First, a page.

... so, Matt, what's your book about? It's a good question. The answer, in short, is that the theory and practice of progressive national security politics and policy. In particular, it advances the argument that the political problem for contemporary progressives has been a failure to convince the American public that the Democratic Party offers a coherent and viable approach to national security policy. It denies that the issue here is that liberals need to "get tough" or some such thing. Rather, the problem has been a failure to advance a principled and coherent alternative to Bush-style hegemonism.
The good news is that such an alternative is fairly readily available in the form of traditional liberal internationalism as has historically, albeit with some missteps, been the lodestar of Democratic thinking throughout the twentieth century. The bad news is that just as it was more necessary than ever to articulate the meaning and utility of this doctrine, a giant portion of the movements leadership -- in congress, among intellectuals, among foreign policy practitioners -- found themselves abandonning it in favor of support for an invasion of Iraq that cannot be reconciled with it.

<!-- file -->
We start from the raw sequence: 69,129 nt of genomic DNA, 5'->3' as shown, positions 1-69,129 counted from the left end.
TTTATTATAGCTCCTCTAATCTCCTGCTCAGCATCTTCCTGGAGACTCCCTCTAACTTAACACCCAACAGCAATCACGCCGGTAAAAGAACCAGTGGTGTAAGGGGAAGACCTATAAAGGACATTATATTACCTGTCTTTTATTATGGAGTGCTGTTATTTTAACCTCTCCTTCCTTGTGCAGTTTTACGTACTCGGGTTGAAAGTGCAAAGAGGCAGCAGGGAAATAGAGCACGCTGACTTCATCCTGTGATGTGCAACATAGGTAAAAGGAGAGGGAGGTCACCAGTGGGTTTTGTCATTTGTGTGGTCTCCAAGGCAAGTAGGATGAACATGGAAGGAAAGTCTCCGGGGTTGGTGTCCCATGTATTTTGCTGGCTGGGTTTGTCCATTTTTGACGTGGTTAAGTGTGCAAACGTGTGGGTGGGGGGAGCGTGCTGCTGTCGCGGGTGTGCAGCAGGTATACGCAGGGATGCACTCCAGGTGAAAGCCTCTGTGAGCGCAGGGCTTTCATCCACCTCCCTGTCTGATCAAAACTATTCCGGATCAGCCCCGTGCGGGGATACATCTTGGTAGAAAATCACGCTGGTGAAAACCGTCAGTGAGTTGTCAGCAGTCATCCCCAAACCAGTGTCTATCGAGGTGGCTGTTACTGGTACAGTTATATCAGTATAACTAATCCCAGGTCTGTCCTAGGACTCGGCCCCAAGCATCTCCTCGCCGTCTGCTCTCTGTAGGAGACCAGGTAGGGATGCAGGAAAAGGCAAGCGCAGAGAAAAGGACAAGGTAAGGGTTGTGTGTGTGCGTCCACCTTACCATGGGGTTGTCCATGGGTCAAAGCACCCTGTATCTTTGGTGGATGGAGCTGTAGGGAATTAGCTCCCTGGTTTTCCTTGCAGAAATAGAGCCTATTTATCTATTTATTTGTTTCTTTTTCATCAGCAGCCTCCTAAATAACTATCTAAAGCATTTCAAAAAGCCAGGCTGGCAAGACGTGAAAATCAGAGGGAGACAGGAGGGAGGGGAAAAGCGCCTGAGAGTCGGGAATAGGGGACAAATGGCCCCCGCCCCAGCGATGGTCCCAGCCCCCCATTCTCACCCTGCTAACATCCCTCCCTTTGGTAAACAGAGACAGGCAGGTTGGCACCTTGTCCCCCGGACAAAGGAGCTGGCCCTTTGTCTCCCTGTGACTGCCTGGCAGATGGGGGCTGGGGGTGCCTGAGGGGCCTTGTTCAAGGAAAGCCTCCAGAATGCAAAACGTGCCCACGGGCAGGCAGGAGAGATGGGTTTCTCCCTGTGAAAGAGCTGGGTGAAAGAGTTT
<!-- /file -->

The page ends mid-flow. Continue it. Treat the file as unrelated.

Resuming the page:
Having committed themselves to this war, and loathe to simply admit that it was an error, the bulk of the party's elites have found themselves oddly adrift -- sensing something has gone badly awry, searching for alternatives, but coming up primarily with ad hoc critiques and highly personalized attacks on Bush, Cheney, Rumsfeld, et. al. as managers rather than offering a holistic critique of conservative foreign policy that, being grounded in principle, offers actual guidance on what should be said and done as new events and crises leap onto the stage.
I could say more, but I wouldn't really know where to stop since the book itself is (obviously) going to be thousands and thousands of words long so on the one hand, I have a lot to say about this, but on the other hand I should focus on actually writing a manuscript. Hopefully you'll all buy it, since I assume Wiley gave me the contract on the theory that I have a cult-like following I can dispatch to Barnes & Nobel at the drop of a hat and I wouldn't want to disappoint them.